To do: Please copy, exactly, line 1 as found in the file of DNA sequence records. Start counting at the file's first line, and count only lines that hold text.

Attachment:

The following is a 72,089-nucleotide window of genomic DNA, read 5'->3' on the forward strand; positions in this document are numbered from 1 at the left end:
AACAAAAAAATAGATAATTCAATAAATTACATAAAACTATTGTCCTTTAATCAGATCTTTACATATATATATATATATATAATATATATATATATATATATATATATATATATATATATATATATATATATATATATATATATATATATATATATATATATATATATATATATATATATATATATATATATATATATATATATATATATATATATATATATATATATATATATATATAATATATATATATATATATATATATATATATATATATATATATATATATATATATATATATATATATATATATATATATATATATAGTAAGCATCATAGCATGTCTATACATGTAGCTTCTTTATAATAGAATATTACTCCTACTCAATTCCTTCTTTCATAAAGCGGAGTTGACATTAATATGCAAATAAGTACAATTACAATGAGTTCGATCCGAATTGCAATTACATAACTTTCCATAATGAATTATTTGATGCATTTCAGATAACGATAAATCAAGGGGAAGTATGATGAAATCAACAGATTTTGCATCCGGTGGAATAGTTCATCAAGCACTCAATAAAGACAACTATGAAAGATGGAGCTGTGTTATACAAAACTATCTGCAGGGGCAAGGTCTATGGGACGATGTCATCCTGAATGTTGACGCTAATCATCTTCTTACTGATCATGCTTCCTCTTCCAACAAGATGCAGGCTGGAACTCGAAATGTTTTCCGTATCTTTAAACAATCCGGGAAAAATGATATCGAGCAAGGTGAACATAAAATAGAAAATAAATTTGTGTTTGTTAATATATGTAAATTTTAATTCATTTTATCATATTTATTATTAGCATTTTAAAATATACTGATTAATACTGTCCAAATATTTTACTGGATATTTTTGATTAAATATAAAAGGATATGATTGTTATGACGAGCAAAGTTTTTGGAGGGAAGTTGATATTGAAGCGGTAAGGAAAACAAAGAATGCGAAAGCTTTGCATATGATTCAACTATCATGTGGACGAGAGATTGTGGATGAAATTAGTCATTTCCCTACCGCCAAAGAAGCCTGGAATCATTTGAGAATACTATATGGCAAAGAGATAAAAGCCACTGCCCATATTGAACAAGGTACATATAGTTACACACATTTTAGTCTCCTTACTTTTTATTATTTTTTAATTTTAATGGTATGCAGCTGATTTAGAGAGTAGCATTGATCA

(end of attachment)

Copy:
The following is a 72,089-nucleotide window of genomic DNA, read 5'->3' on the forward strand; positions in this document are numbered from 1 at the left end: